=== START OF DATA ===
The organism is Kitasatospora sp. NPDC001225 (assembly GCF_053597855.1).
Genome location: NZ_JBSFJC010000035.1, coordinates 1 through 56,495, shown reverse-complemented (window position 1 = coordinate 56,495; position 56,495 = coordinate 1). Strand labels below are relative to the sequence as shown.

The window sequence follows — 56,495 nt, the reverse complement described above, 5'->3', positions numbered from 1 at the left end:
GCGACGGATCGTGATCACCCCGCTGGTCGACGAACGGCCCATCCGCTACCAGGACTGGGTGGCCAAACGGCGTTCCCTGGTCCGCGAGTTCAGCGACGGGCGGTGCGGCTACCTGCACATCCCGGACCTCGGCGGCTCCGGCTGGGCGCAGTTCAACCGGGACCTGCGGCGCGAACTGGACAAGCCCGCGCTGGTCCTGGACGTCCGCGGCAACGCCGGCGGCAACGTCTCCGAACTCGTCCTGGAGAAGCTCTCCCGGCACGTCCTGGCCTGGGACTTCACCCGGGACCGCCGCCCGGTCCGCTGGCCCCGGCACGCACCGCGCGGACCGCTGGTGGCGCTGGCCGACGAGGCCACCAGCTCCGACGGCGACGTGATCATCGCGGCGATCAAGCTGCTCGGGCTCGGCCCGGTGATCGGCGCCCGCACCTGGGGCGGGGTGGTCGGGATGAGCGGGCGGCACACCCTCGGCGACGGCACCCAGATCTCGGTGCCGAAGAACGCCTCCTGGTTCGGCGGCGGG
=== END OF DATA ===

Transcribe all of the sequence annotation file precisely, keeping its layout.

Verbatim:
The organism is Kitasatospora sp. NPDC001225 (assembly GCF_053597855.1).
Genome location: NZ_JBSFJC010000035.1, coordinates 1 through 56,495, shown reverse-complemented (window position 1 = coordinate 56,495; position 56,495 = coordinate 1). Strand labels below are relative to the sequence as shown.

The window sequence follows — 56,495 nt, the reverse complement described above, 5'->3', positions numbered from 1 at the left end:
GCGACGGATCGTGATCACCCCGCTGGTCGACGAACGGCCCATCCGCTACCAGGACTGGGTGGCCAAACGGCGTTCCCTGGTCCGCGAGTTCAGCGACGGGCGGTGCGGCTACCTGCACATCCCGGACCTCGGCGGCTCCGGCTGGGCGCAGTTCAACCGGGACCTGCGGCGCGAACTGGACAAGCCCGCGCTGGTCCTGGACGTCCGCGGCAACGCCGGCGGCAACGTCTCCGAACTCGTCCTGGAGAAGCTCTCCCGGCACGTCCTGGCCTGGGACTTCACCCGGGACCGCCGCCCGGTCCGCTGGCCCCGGCACGCACCGCGCGGACCGCTGGTGGCGCTGGCCGACGAGGCCACCAGCTCCGACGGCGACGTGATCATCGCGGCGATCAAGCTGCTCGGGCTCGGCCCGGTGATCGGCGCCCGCACCTGGGGCGGGGTGGTCGGGATGAGCGGGCGGCACACCCTCGGCGACGGCACCCAGATCTCGGTGCCGAAGAACGCCTCCTGGTTCGGCGGCGGG